e. Payment Guarantees:
These are used in the import-export business or in any circumstance where payment of an obligation needs to be guaranteed. It is used to secure any claims by the Seller on the Buyer for payment of the contract price by the agreed date. The payment guarantee is often used instead of a documentary credit – upon delivery against “open account”.
The amount of the guarantee is the contract price or a part of it.
f. Guarantee Securing Credit Line:
The use of this guarantee is to secure any claims by the lender on the borrower due to a credit (loan, etc.) not being repaid in accordance with the terms of the lending contract.
The amount of the guarantee is the amount of the credit or loan, and it usually includes a margin to cover accrued interest and incidental expenses.
The term of the guarantee is until the expiration date of the loan plus a few days (e.g. 15 days).
These are often abstract guarantees in favor of a foreign or domestic lending bank.
g. Letter of Indemnity for Missing Bill of Lading:
This guarantee is specifically used for importers when the bill of lading is missing. Its purpose is to secure any claims by the shipping line/shipping company on (i) The Buyer resulting from the goods arriving from overseas being released without the original bill of lading being presented (e.g. due to postal delays or even loss) or (ii) The Supplier due to issuance of a replacement bill of lading (original misplaced or lost).
The term is often unlimited or until the original bill of lading or release document from the beneficiary is presented.
In practice the wording of the guarantee is frequently stipulated by the ship owner and must be sent directly by the debtor, with a counter-guarantee from the bank to the shipping line.
4.- Are Bank Guarantees transferable?
a. Assignment of Bank Guarantee Proceeds.
The beneficiary CAN assign the proceeds of a Bank Guarantee. But this assignment does not assign the rights of the beneficiary as “drawer” on the Bank Guarantee, and only the beneficiary may exercise the “drawer” rights and present the demand for payment under the terms of the Bank Guarantee unless the terms of the Bank Guarantee provide otherwise.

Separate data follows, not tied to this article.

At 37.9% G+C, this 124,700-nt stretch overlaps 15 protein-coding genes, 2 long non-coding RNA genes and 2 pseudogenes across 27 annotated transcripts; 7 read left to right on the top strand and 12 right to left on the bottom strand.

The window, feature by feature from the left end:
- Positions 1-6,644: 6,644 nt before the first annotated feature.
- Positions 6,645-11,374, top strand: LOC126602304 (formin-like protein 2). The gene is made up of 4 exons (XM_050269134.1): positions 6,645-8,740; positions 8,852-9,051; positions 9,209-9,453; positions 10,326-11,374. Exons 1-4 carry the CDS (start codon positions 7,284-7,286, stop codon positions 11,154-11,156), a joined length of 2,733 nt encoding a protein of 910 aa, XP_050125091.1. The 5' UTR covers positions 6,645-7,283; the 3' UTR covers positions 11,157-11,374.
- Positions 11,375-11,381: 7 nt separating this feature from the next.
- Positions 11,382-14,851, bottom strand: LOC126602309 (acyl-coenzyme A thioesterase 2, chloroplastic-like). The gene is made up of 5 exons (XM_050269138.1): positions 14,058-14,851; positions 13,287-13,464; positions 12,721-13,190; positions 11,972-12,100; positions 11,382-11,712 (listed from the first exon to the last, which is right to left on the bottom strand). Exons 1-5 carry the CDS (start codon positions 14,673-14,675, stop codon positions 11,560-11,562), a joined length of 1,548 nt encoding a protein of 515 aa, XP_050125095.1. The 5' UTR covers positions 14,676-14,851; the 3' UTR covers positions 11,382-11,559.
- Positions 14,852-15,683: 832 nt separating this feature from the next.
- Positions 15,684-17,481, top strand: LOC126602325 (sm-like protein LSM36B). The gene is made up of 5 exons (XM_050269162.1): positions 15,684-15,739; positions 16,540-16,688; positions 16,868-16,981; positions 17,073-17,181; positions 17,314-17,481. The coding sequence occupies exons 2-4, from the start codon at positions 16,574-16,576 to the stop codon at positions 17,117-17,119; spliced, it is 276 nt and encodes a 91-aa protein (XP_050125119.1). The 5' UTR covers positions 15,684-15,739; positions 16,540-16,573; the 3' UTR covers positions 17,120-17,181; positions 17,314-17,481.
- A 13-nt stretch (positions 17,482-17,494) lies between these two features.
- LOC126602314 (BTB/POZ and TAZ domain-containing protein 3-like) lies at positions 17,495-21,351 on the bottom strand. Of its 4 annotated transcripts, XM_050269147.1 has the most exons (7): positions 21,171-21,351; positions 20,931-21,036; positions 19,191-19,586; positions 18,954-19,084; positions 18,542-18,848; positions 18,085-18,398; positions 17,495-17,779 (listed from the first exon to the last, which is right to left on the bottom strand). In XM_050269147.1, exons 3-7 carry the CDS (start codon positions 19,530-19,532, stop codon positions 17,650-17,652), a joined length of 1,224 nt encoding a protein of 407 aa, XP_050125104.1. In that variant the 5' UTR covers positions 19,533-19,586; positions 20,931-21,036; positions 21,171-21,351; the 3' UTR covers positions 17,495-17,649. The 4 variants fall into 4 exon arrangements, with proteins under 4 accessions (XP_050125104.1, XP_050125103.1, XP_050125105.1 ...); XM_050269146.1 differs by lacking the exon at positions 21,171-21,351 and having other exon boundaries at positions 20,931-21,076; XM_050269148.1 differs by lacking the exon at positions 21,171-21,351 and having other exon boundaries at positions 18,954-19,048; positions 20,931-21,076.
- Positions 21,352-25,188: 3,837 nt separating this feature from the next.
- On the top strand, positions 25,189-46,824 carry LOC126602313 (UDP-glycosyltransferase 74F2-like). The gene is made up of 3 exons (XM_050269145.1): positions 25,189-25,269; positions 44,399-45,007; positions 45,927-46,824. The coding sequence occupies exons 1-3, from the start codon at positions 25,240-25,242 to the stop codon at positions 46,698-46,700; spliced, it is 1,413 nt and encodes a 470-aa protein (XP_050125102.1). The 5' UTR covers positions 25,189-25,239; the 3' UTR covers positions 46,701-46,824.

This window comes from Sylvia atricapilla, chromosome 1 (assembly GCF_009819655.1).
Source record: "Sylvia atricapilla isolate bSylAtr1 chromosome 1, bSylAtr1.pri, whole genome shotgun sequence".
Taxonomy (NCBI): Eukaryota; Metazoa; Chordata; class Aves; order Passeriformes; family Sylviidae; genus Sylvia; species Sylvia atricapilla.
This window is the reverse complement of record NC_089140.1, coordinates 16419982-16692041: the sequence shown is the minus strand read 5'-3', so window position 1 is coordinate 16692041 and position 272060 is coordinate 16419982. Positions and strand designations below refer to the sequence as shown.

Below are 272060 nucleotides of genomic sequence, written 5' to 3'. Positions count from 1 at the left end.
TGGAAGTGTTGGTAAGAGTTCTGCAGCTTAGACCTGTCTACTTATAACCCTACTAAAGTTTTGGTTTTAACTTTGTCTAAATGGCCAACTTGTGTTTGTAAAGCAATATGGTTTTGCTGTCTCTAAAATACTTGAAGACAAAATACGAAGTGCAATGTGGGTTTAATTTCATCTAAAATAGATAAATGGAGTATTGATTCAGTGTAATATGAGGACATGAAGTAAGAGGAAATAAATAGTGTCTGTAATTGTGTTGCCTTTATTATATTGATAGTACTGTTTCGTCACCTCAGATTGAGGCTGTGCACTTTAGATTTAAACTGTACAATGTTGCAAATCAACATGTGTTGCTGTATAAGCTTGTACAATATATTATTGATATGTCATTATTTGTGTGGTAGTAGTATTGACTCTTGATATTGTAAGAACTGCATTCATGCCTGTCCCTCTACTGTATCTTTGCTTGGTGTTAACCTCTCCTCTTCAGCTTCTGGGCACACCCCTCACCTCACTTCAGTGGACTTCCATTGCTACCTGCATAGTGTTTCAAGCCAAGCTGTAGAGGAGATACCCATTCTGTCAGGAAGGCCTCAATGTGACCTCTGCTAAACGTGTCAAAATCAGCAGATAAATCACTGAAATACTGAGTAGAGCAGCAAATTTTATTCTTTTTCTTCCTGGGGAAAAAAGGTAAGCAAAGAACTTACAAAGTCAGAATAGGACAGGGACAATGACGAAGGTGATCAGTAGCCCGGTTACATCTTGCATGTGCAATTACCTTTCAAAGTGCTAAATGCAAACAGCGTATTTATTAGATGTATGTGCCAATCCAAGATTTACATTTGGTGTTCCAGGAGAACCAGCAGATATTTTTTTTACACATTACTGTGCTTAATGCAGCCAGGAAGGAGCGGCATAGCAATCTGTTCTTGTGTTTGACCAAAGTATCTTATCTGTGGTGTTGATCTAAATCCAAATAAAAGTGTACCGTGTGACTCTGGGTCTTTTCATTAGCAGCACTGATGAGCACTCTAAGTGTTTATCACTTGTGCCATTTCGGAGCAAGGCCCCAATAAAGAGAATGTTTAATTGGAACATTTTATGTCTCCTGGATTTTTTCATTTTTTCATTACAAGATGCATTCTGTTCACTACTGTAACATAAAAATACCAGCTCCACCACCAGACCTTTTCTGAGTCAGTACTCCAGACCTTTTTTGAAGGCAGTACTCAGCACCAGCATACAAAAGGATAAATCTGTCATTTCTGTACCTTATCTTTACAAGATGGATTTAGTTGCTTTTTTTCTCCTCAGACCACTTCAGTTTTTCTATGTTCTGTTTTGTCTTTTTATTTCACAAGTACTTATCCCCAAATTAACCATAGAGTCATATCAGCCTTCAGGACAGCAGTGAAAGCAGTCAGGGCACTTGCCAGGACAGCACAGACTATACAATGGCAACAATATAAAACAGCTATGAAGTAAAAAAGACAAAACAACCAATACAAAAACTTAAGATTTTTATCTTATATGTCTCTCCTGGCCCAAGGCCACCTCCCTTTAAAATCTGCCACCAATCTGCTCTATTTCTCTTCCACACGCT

This means that the assignee may receive the proceeds of the Bank Guarantee, but in order to obtain those proceeds, the Beneficiary must make the demand for payment.
This means that the Beneficiary can transfer by assignment at discount the benefits of the Bank Guarantee. An assignment of proceeds requires notice to the issuing bank of this action; otherwise the issuing bank would pay the Beneficiary rather than the assignee.
b. Transfer of Bank Guarantees:
Bank Guarantees CAN be transferred to a third party ONLY with the WRITTEN CONSENT of the issuing bank AND the Beneficiary.
5.- Are Bank Guarantees the subject of trading?
a. No Public Market.
There is NO public market for the trading of Bank Guarantees.
Beware! Fraudsters or naive Brokers are always erroneously representing that there is a public market for the trading of Bank Guarantees (and StandBy Letters of Credit (SBLC).
This is not to be confused with the trading of other bank issued instruments.
There are genuine markets in Medium Term Notes (MTN's), in bonds, notes and other credit instruments of various kinds. Also, there are valid markets in equity instruments of many varieties.
But there IS NOT a legal market for “Bank Guarantees”.
Bank Guarantees can ONLY be TRANSFERRED or the proceeds ASSIGNED in private transactions (See above).
b. No CUSIP or ISIN Numbering for Bank Guarantees:
Bank guarantees ARE NOT trading securities, ARE NOT trading debt instruments, ARE NOT for trading investment funds, and therefore ARE NOT subject to the settlement procedures offered through Euroclear or DTC and most other settlement firms.
Obviously, therefore, they also ARE NOT ISSUED CUSIP or ISIN numbers for trading purposes.
However, Euroclear may accept Bank Guarantees for “safekeeping” purposes ONLY and NOT for trading.
So one has to be careful in understanding the particular legal relationship of a Bank Guarantee to Euroclear or other settlement entities, especially as to issues of authenticity.
A Bank Guarantee held in "safekeeping" DOES NOT serve to authenticate the instrument.
Anything can be the subject of a "safe keeping" situation. Mixing a metaphor, you can get a safe keeping receipt for a ham sandwich, a hamburger, a hotdog and small Pepsi.
| Contact Information|
|| Mr. Robert Stricklan
|| Member : Strickland Associates, LLC
|| Log In to See Email
|| Inquire Now
|| 1 510 557 7041
|| 1 866 766 3901
|| 1 510 240 9345